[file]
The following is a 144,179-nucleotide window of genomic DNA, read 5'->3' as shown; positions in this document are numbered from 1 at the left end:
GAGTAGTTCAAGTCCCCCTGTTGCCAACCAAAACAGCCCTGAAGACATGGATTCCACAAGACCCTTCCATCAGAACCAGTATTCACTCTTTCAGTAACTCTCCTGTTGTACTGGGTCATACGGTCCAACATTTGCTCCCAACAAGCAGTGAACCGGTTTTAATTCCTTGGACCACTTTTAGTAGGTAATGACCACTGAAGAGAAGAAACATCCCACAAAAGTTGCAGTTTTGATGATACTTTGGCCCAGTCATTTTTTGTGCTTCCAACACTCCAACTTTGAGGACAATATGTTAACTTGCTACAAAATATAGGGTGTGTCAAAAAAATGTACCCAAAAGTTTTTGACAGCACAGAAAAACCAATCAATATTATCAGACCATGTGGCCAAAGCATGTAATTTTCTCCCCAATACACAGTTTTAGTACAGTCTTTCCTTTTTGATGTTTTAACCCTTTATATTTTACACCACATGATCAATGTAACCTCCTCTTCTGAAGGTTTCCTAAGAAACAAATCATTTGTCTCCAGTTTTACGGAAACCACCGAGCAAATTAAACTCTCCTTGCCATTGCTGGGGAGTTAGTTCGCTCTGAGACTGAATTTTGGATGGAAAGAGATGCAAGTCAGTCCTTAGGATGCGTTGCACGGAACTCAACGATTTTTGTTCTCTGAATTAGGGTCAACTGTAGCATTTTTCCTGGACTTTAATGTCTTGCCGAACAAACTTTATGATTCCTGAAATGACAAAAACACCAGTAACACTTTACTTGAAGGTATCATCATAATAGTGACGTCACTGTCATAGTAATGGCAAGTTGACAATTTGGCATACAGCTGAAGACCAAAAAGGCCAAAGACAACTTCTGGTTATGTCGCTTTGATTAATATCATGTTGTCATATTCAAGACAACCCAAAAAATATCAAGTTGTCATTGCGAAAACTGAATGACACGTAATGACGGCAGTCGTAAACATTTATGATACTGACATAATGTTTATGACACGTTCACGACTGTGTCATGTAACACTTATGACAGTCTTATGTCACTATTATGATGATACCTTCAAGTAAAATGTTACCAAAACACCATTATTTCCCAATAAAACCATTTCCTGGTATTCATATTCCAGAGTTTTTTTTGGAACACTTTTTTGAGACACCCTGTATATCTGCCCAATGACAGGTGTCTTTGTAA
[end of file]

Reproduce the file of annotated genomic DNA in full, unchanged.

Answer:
The following is a 144,179-nucleotide window of genomic DNA, read 5'->3' as shown; positions in this document are numbered from 1 at the left end:
GAGTAGTTCAAGTCCCCCTGTTGCCAACCAAAACAGCCCTGAAGACATGGATTCCACAAGACCCTTCCATCAGAACCAGTATTCACTCTTTCAGTAACTCTCCTGTTGTACTGGGTCATACGGTCCAACATTTGCTCCCAACAAGCAGTGAACCGGTTTTAATTCCTTGGACCACTTTTAGTAGGTAATGACCACTGAAGAGAAGAAACATCCCACAAAAGTTGCAGTTTTGATGATACTTTGGCCCAGTCATTTTTTGTGCTTCCAACACTCCAACTTTGAGGACAATATGTTAACTTGCTACAAAATATAGGGTGTGTCAAAAAAATGTACCCAAAAGTTTTTGACAGCACAGAAAAACCAATCAATATTATCAGACCATGTGGCCAAAGCATGTAATTTTCTCCCCAATACACAGTTTTAGTACAGTCTTTCCTTTTTGATGTTTTAACCCTTTATATTTTACACCACATGATCAATGTAACCTCCTCTTCTGAAGGTTTCCTAAGAAACAAATCATTTGTCTCCAGTTTTACGGAAACCACCGAGCAAATTAAACTCTCCTTGCCATTGCTGGGGAGTTAGTTCGCTCTGAGACTGAATTTTGGATGGAAAGAGATGCAAGTCAGTCCTTAGGATGCGTTGCACGGAACTCAACGATTTTTGTTCTCTGAATTAGGGTCAACTGTAGCATTTTTCCTGGACTTTAATGTCTTGCCGAACAAACTTTATGATTCCTGAAATGACAAAAACACCAGTAACACTTTACTTGAAGGTATCATCATAATAGTGACGTCACTGTCATAGTAATGGCAAGTTGACAATTTGGCATACAGCTGAAGACCAAAAAGGCCAAAGACAACTTCTGGTTATGTCGCTTTGATTAATATCATGTTGTCATATTCAAGACAACCCAAAAAATATCAAGTTGTCATTGCGAAAACTGAATGACACGTAATGACGGCAGTCGTAAACATTTATGATACTGACATAATGTTTATGACACGTTCACGACTGTGTCATGTAACACTTATGACAGTCTTATGTCACTATTATGATGATACCTTCAAGTAAAATGTTACCAAAACACCATTATTTCCCAATAAAACCATTTCCTGGTATTCATATTCCAGAGTTTTTTTTGGAACACTTTTTTGAGACACCCTGTATATCTGCCCAATGACAGGTGTCTTTGTAA